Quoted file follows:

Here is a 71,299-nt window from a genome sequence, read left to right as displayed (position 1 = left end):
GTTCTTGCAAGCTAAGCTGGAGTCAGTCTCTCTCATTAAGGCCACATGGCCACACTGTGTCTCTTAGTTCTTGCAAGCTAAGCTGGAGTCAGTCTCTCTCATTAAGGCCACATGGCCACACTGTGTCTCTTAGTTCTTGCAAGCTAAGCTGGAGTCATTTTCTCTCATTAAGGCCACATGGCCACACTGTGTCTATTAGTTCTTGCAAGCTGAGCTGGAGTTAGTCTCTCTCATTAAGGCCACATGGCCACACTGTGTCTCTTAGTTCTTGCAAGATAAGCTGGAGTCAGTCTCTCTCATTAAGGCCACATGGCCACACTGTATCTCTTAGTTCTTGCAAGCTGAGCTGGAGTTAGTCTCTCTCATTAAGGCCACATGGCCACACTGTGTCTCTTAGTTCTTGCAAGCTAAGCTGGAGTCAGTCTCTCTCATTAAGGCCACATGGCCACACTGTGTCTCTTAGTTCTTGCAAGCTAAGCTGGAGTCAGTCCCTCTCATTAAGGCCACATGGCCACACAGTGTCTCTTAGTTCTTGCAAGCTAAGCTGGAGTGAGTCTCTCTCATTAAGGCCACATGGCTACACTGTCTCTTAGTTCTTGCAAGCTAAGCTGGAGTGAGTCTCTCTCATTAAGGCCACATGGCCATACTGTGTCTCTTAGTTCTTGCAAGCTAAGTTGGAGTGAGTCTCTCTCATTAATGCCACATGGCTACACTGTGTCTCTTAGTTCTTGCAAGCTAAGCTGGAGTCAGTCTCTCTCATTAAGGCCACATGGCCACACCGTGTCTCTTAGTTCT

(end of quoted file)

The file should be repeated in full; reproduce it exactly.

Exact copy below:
Here is a 71,299-nt window from a genome sequence, read left to right as displayed (position 1 = left end):
GTTCTTGCAAGCTAAGCTGGAGTCAGTCTCTCTCATTAAGGCCACATGGCCACACTGTGTCTCTTAGTTCTTGCAAGCTAAGCTGGAGTCAGTCTCTCTCATTAAGGCCACATGGCCACACTGTGTCTCTTAGTTCTTGCAAGCTAAGCTGGAGTCATTTTCTCTCATTAAGGCCACATGGCCACACTGTGTCTATTAGTTCTTGCAAGCTGAGCTGGAGTTAGTCTCTCTCATTAAGGCCACATGGCCACACTGTGTCTCTTAGTTCTTGCAAGATAAGCTGGAGTCAGTCTCTCTCATTAAGGCCACATGGCCACACTGTATCTCTTAGTTCTTGCAAGCTGAGCTGGAGTTAGTCTCTCTCATTAAGGCCACATGGCCACACTGTGTCTCTTAGTTCTTGCAAGCTAAGCTGGAGTCAGTCTCTCTCATTAAGGCCACATGGCCACACTGTGTCTCTTAGTTCTTGCAAGCTAAGCTGGAGTCAGTCCCTCTCATTAAGGCCACATGGCCACACAGTGTCTCTTAGTTCTTGCAAGCTAAGCTGGAGTGAGTCTCTCTCATTAAGGCCACATGGCTACACTGTCTCTTAGTTCTTGCAAGCTAAGCTGGAGTGAGTCTCTCTCATTAAGGCCACATGGCCATACTGTGTCTCTTAGTTCTTGCAAGCTAAGTTGGAGTGAGTCTCTCTCATTAATGCCACATGGCTACACTGTGTCTCTTAGTTCTTGCAAGCTAAGCTGGAGTCAGTCTCTCTCATTAAGGCCACATGGCCACACCGTGTCTCTTAGTTCT